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Credit Emilia Lloret/Native Agency

We will all be the beneficiaries, no doubt:

Nurturing New Storytellers in Africa and Latin America

By David Gonzalez

For some people, the idea of “serious” photography conjures up dramatic scenes of suffering, violence and poverty. This can be especially so in parts of Latin America and Africa, where careers have been made by foreign journalists who go in looking for drama. While no doubt there are pressing issues in these regions, there are also scenes of daily life, or less dramatic situations, that go unnoticed, slanting how a global audience sees people and places.

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A celebration of the Day of the Dead. Oaxaca, Mexico. 2013.Credit Tamara Merino/Native Agency

The prize-winning aesthetic can filter down to local photographers, who imitate what they think will get them noticed, said Laura Beltrán Villamizar, a photo editor and curator originally from Colombia. “Most of the World Press Photo winners, and people in the industry, are male and western, either from Europe or the U.S.,” said Ms. Beltrán Villamizar, who used to work for World Press Photo. “Photographers from Africa and Latin America think the western gaze is how you make it in the industry, that poverty and blood-drenched photos are the ones that are going to sell because it’s the one that is portrayed the most. This is what makes it to the news. This is how western photographers get their stories.”…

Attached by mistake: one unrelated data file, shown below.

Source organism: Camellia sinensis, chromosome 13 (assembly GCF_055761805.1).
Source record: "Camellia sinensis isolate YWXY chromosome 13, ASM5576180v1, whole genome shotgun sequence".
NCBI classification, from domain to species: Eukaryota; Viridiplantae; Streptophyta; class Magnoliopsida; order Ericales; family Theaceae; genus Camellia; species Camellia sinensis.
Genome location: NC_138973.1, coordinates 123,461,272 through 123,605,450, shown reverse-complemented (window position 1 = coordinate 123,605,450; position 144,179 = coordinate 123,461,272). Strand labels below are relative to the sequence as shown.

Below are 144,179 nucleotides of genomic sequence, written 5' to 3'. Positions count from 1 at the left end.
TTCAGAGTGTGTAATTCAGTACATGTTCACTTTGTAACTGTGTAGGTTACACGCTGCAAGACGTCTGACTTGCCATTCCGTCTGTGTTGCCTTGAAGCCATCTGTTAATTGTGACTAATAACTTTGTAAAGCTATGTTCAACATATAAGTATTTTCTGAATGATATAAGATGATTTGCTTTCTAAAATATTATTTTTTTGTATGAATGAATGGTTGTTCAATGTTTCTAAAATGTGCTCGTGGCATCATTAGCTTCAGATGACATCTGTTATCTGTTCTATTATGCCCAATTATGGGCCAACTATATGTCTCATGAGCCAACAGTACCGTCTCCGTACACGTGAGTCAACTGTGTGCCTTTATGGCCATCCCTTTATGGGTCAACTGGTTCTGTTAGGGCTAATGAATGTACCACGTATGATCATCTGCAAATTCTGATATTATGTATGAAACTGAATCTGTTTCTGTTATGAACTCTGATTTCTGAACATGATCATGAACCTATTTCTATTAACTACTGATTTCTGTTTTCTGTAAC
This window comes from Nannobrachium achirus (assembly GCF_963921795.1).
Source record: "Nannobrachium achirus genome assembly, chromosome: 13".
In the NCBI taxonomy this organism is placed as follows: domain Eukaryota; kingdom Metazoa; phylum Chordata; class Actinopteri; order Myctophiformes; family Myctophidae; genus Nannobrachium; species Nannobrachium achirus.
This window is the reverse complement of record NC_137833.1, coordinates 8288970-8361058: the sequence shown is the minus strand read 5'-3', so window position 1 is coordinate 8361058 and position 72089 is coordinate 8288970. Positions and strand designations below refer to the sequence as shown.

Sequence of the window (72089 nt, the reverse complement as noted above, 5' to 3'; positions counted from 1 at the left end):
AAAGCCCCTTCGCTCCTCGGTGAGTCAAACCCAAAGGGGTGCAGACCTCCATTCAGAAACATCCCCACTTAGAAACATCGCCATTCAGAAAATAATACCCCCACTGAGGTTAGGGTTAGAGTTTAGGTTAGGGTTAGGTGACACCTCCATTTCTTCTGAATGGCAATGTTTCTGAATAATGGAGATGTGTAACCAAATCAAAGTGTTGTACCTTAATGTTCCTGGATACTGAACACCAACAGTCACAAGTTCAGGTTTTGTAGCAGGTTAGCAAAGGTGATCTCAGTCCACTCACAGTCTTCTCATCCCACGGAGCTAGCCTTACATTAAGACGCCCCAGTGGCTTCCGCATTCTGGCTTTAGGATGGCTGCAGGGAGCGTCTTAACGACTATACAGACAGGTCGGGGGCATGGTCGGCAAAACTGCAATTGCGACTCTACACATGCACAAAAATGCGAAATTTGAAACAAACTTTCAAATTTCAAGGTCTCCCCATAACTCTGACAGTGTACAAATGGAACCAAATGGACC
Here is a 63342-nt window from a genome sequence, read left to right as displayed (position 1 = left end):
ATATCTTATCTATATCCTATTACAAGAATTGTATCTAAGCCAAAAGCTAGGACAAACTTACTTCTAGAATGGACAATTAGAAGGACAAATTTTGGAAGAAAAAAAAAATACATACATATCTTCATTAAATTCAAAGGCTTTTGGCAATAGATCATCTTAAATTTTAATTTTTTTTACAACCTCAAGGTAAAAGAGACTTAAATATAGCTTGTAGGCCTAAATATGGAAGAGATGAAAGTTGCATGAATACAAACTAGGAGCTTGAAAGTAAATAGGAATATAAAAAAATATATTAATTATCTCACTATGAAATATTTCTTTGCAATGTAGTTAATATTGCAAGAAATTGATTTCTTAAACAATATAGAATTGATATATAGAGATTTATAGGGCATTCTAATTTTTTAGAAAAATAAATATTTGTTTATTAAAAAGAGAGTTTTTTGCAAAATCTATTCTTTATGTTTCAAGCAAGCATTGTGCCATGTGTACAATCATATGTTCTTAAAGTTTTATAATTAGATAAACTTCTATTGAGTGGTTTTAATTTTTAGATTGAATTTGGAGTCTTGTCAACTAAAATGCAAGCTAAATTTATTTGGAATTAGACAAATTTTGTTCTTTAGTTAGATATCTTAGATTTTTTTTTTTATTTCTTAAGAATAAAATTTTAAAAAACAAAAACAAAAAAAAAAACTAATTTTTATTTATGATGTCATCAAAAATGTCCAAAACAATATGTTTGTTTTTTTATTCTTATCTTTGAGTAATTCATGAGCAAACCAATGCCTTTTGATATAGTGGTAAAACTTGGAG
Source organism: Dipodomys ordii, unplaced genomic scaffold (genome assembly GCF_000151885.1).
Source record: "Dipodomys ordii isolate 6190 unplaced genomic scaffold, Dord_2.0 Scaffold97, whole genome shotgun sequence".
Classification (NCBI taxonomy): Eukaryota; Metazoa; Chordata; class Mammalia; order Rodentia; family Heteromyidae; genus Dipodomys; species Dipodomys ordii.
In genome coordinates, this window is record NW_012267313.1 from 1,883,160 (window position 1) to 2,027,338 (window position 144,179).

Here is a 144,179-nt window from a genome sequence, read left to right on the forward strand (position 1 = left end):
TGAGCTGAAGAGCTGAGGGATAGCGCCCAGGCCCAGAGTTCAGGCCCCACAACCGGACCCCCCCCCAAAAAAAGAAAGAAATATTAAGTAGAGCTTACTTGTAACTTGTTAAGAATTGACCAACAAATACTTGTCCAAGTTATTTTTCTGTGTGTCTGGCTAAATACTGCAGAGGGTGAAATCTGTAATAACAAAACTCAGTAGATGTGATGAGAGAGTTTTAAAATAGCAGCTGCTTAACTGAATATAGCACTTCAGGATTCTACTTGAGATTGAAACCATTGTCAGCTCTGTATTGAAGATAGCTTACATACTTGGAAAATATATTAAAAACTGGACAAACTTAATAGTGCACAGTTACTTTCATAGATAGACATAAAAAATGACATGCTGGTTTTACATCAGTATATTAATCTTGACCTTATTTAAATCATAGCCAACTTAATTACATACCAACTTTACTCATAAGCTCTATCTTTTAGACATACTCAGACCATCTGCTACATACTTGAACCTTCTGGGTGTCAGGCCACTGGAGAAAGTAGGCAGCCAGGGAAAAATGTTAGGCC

This is what she intends to change. She and Colombian photographer Federico Rios Escobar have started Native Agency, which has taken under its wings a dozen photographers from Africa and Latin America mentoring them on everything from developing and researching stories to getting their work published. Working as a collective — and across six time zones — they also share their work with one another online to begin to understand not just their own countries, but what is going on elsewhere.

Among the photographers in the group are Yael Martinez, who has explored in very personal ways the lingering effects of disappearances in Mexico; Alejandro Cegarra, who has looked at the psychic landscape of Venezuela’s crisis; Cynthia R. Matonhodze, a Zimbabwean photographer who is documenting human rights issues in her country; and Miora Rajaonary — Madagascar, a Johannesburg-based photographer whose work explores “social issues and shifting cultures and identities” in Africa…

Read the whole story here.

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